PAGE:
Microsoft Issues Emergency Security Patch

Microsoft has made an exception to its normal security processes and has issued an “out-of-band” urgent update. The update applied is classified as critical for Windows XP and older versions and is considered important for Windows Vista.

From InformationWeek:

In a post to the Microsoft Security Response Center blog on Wednesday evening, Christopher Budd, an MSRC security program manager, wrote, “I wanted to let you know that we’ve just posted an Advance Notification for an out-of-band bulletin release. We plan to release one Windows security bulletin with a maximum severity of Critical; scheduled for a target time of 10 a.m. PT on Thursday Oct. 23, 2008. A restart will be required.”

From the New York Times:

One day after Microsoft issued a rare emergency Windows security patch, the bad guys have a few new ways to take advantage of the bug.

By Friday, security researchers had identified a new worm, called Gimmiv, which exploited the vulnerability, and a hacker had posted an early sample of code that could be used to exploit the flaw on the Web.

Microsoft issued the patch more than two weeks ahead of its next security updates because the bug could be used to create an Internet worm attack and Microsoft had already seen a small number of attacks that exploited the flaw.

This vulnerability lies in the Windows Server service used to connect with other devices on networks. Although the firewall software that ships with Windows will block the worm from spreading, security experts are worried that the flaw could be used to spread infections between machines on a local area network, which are not typically protected by firewalls.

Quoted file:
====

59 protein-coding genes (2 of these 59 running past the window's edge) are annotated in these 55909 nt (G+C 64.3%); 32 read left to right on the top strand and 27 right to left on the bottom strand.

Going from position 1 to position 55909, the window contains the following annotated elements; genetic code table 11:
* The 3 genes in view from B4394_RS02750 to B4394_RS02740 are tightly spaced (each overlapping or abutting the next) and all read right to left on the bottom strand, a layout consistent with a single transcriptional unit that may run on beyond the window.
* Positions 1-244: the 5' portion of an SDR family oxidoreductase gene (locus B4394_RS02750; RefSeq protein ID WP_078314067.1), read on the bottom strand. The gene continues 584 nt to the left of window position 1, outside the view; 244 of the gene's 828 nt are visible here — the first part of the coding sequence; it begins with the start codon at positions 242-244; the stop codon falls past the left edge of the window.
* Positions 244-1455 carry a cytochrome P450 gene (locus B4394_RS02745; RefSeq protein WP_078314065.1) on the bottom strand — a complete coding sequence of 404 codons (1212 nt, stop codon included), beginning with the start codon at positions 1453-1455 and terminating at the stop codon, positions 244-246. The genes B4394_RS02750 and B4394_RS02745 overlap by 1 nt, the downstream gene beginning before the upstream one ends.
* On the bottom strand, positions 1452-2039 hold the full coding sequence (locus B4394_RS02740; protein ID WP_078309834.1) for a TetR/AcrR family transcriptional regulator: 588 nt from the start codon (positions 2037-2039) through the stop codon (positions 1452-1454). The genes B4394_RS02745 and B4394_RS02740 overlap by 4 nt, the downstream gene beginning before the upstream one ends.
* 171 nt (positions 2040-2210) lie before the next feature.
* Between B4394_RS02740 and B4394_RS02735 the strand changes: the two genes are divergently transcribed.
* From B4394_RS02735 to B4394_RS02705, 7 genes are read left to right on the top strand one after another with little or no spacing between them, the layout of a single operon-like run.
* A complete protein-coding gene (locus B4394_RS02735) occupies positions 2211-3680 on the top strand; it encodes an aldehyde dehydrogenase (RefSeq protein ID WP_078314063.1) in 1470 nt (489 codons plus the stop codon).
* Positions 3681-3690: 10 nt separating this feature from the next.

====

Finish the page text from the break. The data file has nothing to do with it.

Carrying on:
From CNET:

Microsoft’s “out-of-band” reaction speaks to the seriousness of this threat, but I can’t help but be impressed with the behind-the-scenes effort that led to this action. It is noteworthy to point out a few things:

1. Microsoft security researchers discovered this vulnerability themselves with the aid of some customer data. In other words, this vulnerability was not brought to Redmond’s attention by a third-party researcher, Black Hat Web site “chatter,” or a series of massive malicious exploits. This is a good proof point to those who still believe that Microsoft does not take security seriously.

2. In preparation for the urgent update, Microsoft has been sharing data and patches with other endpoint and network security vendors as part of a number of security partnering programs. This means that notification from Microsoft will likely be followed by new security signatures and support by leading security vendors.

3. It is worth mentioning that the vulnerability in Windows Vista is not as pronounced as older versions of Windows. To me, this speaks to the effectiveness of the Security Development Lifecycle (SDL) process. Lessons learned from this vulnerability will be integrated into future revisions of SDL as part of a constant improvement cycle.

Some will point fingers at Microsoft and claim that this “out-of-band” security bulletin is further proof that Microsoft remains an anathema to security. I don’t share this view. Complex software will always contain vulnerabilities and bugs. The trick is to fix as many as you can during the development and testing process, continue security research once software is released, and respond to problems with professionalism, industry collaboration, and haste. In my view, Microsoft is doing a good job at following this model.

Advertisements
Explore posts in the same categories: Uncategorized

Tags: , , , , , , , , , , , ,

You can comment below, or link to this permanent URL from your own site.

One Comment on “Microsoft Issues Emergency Security Patch”

  1. Stop Smoking Says:

    thanks for the heads up!


Leave a Reply

Fill in your details below or click an icon to log in:

WordPress.com Logo

You are commenting using your WordPress.com account. Log Out /  Change )

Google+ photo

You are commenting using your Google+ account. Log Out /  Change )

Twitter picture

You are commenting using your Twitter account. Log Out /  Change )

Facebook photo

You are commenting using your Facebook account. Log Out /  Change )

Connecting to %s


%d bloggers like this: